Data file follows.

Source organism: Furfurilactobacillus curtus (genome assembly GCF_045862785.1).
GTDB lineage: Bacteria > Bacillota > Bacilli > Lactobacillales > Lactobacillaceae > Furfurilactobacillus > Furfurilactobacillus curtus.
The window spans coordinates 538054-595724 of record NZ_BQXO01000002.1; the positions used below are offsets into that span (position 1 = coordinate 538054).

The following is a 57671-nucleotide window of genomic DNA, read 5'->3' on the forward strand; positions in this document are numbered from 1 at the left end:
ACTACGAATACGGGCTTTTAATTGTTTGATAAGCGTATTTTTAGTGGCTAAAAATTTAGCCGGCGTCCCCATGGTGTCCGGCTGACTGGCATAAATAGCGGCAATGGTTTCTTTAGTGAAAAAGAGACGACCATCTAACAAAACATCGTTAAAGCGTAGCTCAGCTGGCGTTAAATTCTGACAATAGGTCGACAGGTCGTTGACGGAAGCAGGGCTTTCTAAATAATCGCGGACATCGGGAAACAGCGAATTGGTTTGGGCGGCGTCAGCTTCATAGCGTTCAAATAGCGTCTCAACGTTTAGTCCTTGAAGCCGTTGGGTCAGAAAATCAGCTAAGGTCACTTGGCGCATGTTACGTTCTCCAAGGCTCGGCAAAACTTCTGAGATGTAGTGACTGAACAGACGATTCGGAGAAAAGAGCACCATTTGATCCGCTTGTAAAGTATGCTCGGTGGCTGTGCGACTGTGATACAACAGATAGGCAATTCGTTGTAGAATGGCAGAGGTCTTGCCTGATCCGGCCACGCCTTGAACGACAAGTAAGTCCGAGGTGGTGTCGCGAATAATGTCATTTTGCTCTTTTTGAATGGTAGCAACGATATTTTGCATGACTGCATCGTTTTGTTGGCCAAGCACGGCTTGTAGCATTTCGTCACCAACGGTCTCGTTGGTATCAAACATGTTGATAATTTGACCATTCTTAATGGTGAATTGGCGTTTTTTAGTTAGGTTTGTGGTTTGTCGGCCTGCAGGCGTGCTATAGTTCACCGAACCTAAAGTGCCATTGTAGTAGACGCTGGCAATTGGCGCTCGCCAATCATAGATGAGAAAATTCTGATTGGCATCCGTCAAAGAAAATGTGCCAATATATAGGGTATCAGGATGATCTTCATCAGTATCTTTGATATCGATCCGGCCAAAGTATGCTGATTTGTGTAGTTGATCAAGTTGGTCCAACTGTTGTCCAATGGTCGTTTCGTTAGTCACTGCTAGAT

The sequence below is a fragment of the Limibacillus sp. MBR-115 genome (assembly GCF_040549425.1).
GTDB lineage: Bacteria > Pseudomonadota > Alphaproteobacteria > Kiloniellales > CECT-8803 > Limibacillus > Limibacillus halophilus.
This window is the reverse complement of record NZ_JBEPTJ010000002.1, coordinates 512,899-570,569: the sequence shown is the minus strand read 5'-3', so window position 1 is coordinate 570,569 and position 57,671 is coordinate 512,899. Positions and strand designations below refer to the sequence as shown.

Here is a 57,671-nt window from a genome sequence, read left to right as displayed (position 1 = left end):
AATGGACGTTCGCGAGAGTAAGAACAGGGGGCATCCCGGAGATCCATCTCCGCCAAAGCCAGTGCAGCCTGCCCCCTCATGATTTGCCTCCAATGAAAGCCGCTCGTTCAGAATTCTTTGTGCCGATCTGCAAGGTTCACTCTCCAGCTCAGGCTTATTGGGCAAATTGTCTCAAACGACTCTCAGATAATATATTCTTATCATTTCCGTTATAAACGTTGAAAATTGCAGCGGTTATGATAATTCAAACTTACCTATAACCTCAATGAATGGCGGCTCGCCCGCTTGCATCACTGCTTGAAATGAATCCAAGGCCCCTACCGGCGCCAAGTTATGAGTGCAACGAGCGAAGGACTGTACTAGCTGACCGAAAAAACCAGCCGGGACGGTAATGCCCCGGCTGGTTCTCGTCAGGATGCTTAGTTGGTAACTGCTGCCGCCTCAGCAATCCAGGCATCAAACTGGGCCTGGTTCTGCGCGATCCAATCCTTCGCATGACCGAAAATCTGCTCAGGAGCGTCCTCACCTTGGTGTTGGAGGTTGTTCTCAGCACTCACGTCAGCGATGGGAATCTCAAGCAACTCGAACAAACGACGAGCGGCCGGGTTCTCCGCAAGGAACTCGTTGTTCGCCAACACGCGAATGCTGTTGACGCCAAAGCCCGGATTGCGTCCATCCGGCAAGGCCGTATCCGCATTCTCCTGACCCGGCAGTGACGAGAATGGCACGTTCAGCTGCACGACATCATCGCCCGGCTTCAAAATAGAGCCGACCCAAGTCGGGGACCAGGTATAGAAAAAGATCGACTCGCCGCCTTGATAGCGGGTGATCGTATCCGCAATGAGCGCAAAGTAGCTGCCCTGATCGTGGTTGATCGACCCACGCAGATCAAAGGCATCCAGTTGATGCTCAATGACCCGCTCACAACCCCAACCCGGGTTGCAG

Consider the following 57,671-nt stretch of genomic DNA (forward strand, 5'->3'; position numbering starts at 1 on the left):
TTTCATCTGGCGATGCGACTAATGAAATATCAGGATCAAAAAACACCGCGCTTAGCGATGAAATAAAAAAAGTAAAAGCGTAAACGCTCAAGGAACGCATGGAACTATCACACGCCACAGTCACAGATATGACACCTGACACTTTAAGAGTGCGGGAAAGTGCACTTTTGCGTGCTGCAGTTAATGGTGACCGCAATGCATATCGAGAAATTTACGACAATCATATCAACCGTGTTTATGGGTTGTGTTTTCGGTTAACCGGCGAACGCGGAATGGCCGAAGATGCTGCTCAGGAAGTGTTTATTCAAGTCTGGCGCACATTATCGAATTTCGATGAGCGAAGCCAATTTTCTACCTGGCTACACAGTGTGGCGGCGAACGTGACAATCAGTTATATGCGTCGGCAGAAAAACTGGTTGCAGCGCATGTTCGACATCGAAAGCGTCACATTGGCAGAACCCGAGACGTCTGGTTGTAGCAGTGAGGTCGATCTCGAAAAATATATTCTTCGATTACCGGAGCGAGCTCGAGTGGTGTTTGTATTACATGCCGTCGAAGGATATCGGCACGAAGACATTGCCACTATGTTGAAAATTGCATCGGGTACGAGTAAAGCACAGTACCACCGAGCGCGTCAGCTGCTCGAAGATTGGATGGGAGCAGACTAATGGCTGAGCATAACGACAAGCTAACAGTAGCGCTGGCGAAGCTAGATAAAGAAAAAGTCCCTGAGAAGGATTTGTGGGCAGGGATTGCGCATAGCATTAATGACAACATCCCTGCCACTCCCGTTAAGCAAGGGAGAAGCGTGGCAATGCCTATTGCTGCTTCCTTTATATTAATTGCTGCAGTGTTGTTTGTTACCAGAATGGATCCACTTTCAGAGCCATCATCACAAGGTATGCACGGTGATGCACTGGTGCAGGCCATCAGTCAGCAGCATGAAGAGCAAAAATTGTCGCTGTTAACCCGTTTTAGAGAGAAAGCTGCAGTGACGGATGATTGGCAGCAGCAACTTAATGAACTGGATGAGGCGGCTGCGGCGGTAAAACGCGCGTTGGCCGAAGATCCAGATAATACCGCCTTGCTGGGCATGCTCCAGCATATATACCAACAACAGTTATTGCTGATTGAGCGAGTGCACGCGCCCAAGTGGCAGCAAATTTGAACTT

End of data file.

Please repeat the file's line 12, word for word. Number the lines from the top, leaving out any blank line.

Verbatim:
TTTCATCTGGCGATGCGACTAATGAAATATCAGGATCAAAAAACACCGCGCTTAGCGATGAAATAAAAAAAGTAAAAGCGTAAACGCTCAAGGAACGCATGGAACTATCACACGCCACAGTCACAGATATGACACCTGACACTTTAAGAGTGCGGGAAAGTGCACTTTTGCGTGCTGCAGTTAATGGTGACCGCAATGCATATCGAGAAATTTACGACAATCATATCAACCGTGTTTATGGGTTGTGTTTTCGGTTAACCGGCGAACGCGGAATGGCCGAAGATGCTGCTCAGGAAGTGTTTATTCAAGTCTGGCGCACATTATCGAATTTCGATGAGCGAAGCCAATTTTCTACCTGGCTACACAGTGTGGCGGCGAACGTGACAATCAGTTATATGCGTCGGCAGAAAAACTGGTTGCAGCGCATGTTCGACATCGAAAGCGTCACATTGGCAGAACCCGAGACGTCTGGTTGTAGCAGTGAGGTCGATCTCGAAAAATATATTCTTCGATTACCGGAGCGAGCTCGAGTGGTGTTTGTATTACATGCCGTCGAAGGATATCGGCACGAAGACATTGCCACTATGTTGAAAATTGCATCGGGTACGAGTAAAGCACAGTACCACCGAGCGCGTCAGCTGCTCGAAGATTGGATGGGAGCAGACTAATGGCTGAGCATAACGACAAGCTAACAGTAGCGCTGGCGAAGCTAGATAAAGAAAAAGTCCCTGAGAAGGATTTGTGGGCAGGGATTGCGCATAGCATTAATGACAACATCCCTGCCACTCCCGTTAAGCAAGGGAGAAGCGTGGCAATGCCTATTGCTGCTTCCTTTATATTAATTGCTGCAGTGTTGTTTGTTACCAGAATGGATCCACTTTCAGAGCCATCATCACAAGGTATGCACGGTGATGCACTGGTGCAGGCCATCAGTCAGCAGCATGAAGAGCAAAAATTGTCGCTGTTAACCCGTTTTAGAGAGAAAGCTGCAGTGACGGATGATTGGCAGCAGCAACTTAATGAACTGGATGAGGCGGCTGCGGCGGTAAAACGCGCGTTGGCCGAAGATCCAGATAATACCGCCTTGCTGGGCATGCTCCAGCATATATACCAACAACAGTTATTGCTGATTGAGCGAGTGCACGCGCCCAAGTGGCAGCAAATTTGAACTT